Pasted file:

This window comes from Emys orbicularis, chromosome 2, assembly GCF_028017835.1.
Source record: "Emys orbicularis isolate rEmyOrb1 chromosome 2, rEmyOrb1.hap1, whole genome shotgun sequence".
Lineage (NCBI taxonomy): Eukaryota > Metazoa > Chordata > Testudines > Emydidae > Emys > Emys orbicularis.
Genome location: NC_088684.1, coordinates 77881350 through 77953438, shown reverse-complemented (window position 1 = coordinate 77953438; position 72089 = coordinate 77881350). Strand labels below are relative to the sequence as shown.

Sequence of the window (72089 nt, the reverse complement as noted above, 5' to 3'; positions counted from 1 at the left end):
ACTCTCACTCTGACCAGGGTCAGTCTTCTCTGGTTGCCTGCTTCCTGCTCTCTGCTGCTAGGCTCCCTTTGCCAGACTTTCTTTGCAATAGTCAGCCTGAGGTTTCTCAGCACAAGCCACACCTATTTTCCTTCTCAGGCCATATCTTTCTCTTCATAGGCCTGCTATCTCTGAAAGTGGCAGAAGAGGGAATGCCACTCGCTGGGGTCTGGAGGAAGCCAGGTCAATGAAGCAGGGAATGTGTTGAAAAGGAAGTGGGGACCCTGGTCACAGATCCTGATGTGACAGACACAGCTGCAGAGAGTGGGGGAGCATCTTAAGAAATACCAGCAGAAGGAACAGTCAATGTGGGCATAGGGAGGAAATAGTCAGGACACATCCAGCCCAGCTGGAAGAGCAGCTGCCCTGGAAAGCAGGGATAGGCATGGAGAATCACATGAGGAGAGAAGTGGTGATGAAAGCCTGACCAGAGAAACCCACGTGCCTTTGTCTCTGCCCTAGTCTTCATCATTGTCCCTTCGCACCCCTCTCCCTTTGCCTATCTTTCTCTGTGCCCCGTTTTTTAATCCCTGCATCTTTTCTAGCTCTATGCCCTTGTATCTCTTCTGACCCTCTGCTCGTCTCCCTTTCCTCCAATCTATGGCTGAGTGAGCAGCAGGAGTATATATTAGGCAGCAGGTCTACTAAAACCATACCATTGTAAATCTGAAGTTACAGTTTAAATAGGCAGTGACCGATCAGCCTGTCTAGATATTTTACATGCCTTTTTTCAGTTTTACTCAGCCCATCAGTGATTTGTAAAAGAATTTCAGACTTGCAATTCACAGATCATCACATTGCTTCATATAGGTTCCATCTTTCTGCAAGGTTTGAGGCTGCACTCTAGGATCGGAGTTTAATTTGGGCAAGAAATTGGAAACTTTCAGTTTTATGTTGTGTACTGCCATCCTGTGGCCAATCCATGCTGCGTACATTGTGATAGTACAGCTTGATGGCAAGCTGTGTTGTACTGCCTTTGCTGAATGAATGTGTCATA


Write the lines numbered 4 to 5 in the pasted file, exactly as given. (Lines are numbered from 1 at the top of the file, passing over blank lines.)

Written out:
Genome location: NC_088684.1, coordinates 77881350 through 77953438, shown reverse-complemented (window position 1 = coordinate 77953438; position 72089 = coordinate 77881350). Strand labels below are relative to the sequence as shown.

Sequence of the window (72089 nt, the reverse complement as noted above, 5' to 3'; positions counted from 1 at the left end):